In this issue, beautifully illustrated by Joelle Jones (for the last few months, this has been by far the best-looking of the Superman books), young Clark Kent wins a Caribbean vacation, but the little two-seater plane he's in crash lands in the water on the way there. Clark and the pilot are fished out of the water by a passing yacht, where everyone assumes that he is the yacht's owner, arriving in spectacular fashion to his own birthday party: Bruce Wayne.
The fact that Bruce Wayne and Clark Kent look nearly identical is something that was often played up back in the day, which allowed the pair to pose as one another when necessary to fake out crooks or maintain secret identities when they were occasionally endangered. It's not that weird to see it used here, particularly since Landis takes care to note that all of of Bruce's "friends" on the yacht barely know him, and that Wayne never attends his own birthday parties. Also, they're all pretty wasted.
The only one to see that Clark is definitely not Bruce is Barbara Minerva–who will of course eventually become Wonder Woman's archenemy The Cheetah–who rescues Clark from a throng of people. She convinces him to play Bruce and have fun for the day, which he does, with gusto.
They share a quiet conversation and some champagne together and then, well, this happens....
After another tender, quiet conversation, Clark is definitely totally wasted, but it turns out that it's not the alcohol so much as a nerurotoxin placed in his champagne glass by Deathstroke, The Terminator, hired by Carmine Falcone to murder Bruce Wayne.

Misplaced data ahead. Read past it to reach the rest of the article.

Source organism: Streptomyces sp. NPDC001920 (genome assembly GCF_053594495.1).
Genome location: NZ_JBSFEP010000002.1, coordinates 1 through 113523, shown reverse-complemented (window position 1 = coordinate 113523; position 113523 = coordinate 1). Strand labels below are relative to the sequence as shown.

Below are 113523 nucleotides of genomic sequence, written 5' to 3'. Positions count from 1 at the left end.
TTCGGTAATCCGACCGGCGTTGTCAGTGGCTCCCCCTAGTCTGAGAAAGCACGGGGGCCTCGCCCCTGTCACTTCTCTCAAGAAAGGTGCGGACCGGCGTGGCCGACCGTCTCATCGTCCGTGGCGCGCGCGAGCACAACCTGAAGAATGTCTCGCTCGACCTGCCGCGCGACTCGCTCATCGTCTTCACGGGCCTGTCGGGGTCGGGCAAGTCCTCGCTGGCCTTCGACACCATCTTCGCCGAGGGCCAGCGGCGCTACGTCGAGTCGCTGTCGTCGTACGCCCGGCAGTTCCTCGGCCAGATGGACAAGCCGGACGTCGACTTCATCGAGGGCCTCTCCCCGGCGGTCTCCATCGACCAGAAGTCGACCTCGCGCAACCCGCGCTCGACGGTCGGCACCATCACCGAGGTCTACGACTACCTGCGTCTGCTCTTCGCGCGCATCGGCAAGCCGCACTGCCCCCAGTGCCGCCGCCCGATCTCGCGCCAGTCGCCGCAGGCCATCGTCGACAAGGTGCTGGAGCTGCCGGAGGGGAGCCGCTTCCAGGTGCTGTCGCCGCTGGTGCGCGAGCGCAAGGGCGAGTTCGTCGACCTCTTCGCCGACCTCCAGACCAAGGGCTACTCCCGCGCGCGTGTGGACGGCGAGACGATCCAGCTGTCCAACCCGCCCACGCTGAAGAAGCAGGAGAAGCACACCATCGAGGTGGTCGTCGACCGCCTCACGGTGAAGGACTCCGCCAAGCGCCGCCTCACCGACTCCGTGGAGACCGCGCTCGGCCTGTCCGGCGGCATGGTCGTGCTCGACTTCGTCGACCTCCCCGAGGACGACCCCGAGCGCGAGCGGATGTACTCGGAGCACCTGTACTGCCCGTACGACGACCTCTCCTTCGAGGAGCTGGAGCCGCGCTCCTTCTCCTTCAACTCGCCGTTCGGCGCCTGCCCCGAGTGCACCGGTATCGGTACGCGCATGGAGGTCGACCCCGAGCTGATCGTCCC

|You can tell Clark's wasted because he thinks Deathstroke's costume is cool.|
Clark and Barbara go their separate ways for...well, vague reasons. Mostly because as weird as it is to have the future Superman hook up with the future Cheetah, it would be weirder still if they had a real relationship, I suppose.
They part with Clark saying "Maybe I'll see you again some day," and, after he's walked away, Barbara saying "...God, I hope so."
And she does!
|From Justice League #13, pencils by Tony Daniel.|
After all, it's pretty hard to imagine the "real" Superman, from any of the several continuity rejiggerings that the the DC Universe has gone through since its creation/solidification, behaving like this. Although, if it were, how crazy would it be if Superman lost his virginity** to the woman who would grow up to be his future girlfriend's archenemy...?
As with the previous issue, there's a one-page back-up story here, written by Landis and drawn by Mark Buckingham. Entitled "The Real Question," it's a pretty great little Mr. Mxyzptlk story about the nature of reality as it pertains to comic book characters (or fictional characters, or even ideas) and their relationship to their readers. It could basically be a story involving any comic book character, but Mxyzptlk's rather unique background as a Fifth Dimensional being dwelling a on a higher plane than the readers (and two planes higher than comics characters) makes him particularly well-suited for this sort of meta-commentary, which, at just nine panels, is short enough to never get tedious. Given it's brevity, this ought to be a good story for DC to tuck away for use in any future The Greatest Mr. Mxyzptlk Stories Ever Told-type collections.
*It's particularly strange given that Landis has Zsasz referencing making a bet, as his original origin story involved his gambling problem, and the fact that a minor character from an obscure comic gets name-dropped, in the form of Bobby Milestone from Silverblade.
**Unless he and Lana Lang had sex somewhere between #2 and #3 of this series; in the opening scene, Pete Ross mentions that the vacation could be just what Clark needs after, "y'know, after the whole thing with Lana."